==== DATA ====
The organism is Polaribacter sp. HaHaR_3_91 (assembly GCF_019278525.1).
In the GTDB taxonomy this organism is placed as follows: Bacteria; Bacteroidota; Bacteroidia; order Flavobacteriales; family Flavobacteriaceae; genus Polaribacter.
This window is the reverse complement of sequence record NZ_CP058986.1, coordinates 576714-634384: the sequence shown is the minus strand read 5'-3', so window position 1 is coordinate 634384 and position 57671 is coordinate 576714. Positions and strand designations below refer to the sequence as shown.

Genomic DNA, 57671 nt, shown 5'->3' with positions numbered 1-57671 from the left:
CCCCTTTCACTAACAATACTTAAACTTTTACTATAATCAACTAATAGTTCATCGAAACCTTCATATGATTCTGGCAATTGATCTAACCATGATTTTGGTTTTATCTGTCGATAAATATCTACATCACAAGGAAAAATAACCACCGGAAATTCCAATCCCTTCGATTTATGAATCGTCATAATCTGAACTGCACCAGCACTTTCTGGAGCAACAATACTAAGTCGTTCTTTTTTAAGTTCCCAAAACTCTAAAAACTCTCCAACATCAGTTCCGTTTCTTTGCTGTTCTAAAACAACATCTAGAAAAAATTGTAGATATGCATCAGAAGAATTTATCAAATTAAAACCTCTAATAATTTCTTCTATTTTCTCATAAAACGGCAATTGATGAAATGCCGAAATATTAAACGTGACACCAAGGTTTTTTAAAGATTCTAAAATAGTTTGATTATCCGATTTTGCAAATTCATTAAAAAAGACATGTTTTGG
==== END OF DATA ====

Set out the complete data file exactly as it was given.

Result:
The organism is Polaribacter sp. HaHaR_3_91 (assembly GCF_019278525.1).
In the GTDB taxonomy this organism is placed as follows: Bacteria; Bacteroidota; Bacteroidia; order Flavobacteriales; family Flavobacteriaceae; genus Polaribacter.
This window is the reverse complement of sequence record NZ_CP058986.1, coordinates 576714-634384: the sequence shown is the minus strand read 5'-3', so window position 1 is coordinate 634384 and position 57671 is coordinate 576714. Positions and strand designations below refer to the sequence as shown.

Genomic DNA, 57671 nt, shown 5'->3' with positions numbered 1-57671 from the left:
CCCCTTTCACTAACAATACTTAAACTTTTACTATAATCAACTAATAGTTCATCGAAACCTTCATATGATTCTGGCAATTGATCTAACCATGATTTTGGTTTTATCTGTCGATAAATATCTACATCACAAGGAAAAATAACCACCGGAAATTCCAATCCCTTCGATTTATGAATCGTCATAATCTGAACTGCACCAGCACTTTCTGGAGCAACAATACTAAGTCGTTCTTTTTTAAGTTCCCAAAACTCTAAAAACTCTCCAACATCAGTTCCGTTTCTTTGCTGTTCTAAAACAACATCTAGAAAAAATTGTAGATATGCATCAGAAGAATTTATCAAATTAAAACCTCTAATAATTTCTTCTATTTTCTCATAAAACGGCAATTGATGAAATGCCGAAATATTAAACGTGACACCAAGGTTTTTTAAAGATTCTAAAATAGTTTGATTATCCGATTTTGCAAATTCATTAAAAAAGACATGTTTTGG